Morgan Stanley reduces India weightage by 100 basis points

DECCAN CHRONICLE.
Published Mar 1, 2018, 2:40 am IST
Updated Mar 1, 2018, 2:40 am IST
Global financial services firm Morgan Stanley has reduced its overweight rating on Indian equities to 50 basis points.
Global financial services firm Morgan Stanley has reduced its overweight rating on Indian equities to 50 basis points from 150 basis points
 Global financial services firm Morgan Stanley has reduced its overweight rating on Indian equities to 50 basis points from 150 basis points

MUMBAI: Global financial services firm Morgan Stanley has reduced its overweight rating on Indian equities to 50 basis points from 150 basis points citing disappointing corporate earnings growth amidst high valuations. Looking ahead, it sees the impact of higher oil prices, the election calendar and the prospects of higher fiscal deficit as obstacles for the market index.

“We cut our overweight in India to 50 basis points, after disappointing earnings season and slowing revisions breadth. Quantitatively, India ranks well on a fundamental basis, but valuations are not particularly cheap and earnings estimate revision while near record highs for India are now lower relative to regional peers,” it said.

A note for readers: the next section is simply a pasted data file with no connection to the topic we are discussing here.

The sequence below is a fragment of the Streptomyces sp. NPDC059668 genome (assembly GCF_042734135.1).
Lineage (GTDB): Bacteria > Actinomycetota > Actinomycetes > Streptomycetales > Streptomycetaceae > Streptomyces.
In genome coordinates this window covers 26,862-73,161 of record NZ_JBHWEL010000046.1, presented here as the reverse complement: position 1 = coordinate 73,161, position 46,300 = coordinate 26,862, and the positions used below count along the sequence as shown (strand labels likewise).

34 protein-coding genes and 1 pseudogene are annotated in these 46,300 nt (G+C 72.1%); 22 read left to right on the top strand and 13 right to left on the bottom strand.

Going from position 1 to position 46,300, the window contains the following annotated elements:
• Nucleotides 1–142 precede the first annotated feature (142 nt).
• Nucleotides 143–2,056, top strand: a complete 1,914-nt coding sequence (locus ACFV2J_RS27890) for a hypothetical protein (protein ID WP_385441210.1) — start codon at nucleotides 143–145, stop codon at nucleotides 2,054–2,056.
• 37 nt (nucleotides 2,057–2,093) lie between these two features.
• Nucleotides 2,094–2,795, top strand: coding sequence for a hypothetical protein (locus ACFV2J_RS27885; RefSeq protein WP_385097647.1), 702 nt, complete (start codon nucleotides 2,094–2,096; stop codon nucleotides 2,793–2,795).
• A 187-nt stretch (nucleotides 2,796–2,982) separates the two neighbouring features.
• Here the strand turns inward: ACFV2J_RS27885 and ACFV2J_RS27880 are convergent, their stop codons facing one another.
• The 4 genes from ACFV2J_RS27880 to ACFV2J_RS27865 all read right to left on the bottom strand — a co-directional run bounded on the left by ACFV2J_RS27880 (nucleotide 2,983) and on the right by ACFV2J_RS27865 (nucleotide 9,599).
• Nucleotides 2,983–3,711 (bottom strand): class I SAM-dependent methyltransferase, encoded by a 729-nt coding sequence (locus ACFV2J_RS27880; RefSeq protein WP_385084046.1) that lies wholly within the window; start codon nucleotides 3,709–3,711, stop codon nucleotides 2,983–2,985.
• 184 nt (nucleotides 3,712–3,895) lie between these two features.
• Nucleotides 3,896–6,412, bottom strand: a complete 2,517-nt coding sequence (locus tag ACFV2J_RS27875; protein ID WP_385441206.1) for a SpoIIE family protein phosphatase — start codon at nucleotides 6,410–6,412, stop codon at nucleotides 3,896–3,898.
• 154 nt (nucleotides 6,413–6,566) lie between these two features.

Meanwhile, the global investment bank has increased its overweight position on Thailand to 150 basis point from 100 basis point. It has upgraded Singapore to overweight stating that valuations are not demanding while earnings revisions have increased significantly over the last few months. The third quarter earnings growth of India Inc according to Morgan Stanley was weighed down by subdued performance from state-owned banks and oil companies.

Among the listed firms in India, Morgan Stanley is overweight on Tech Mahindra, GAIL India and Cipla as it believes that they are less expensive with high safety score. When it comes to index returns, it noted that MSCI India is down 5.5 per cent year to date in dollar terms while Brazil and Thailand have outperformed with impressive gains of 11.7 per cent and 8.2 per cent respectively.





ADVERTISEMENT
ADVERTISEMENT
ADVERTISEMENT
ADVERTISEMENT
ADVERTISEMENT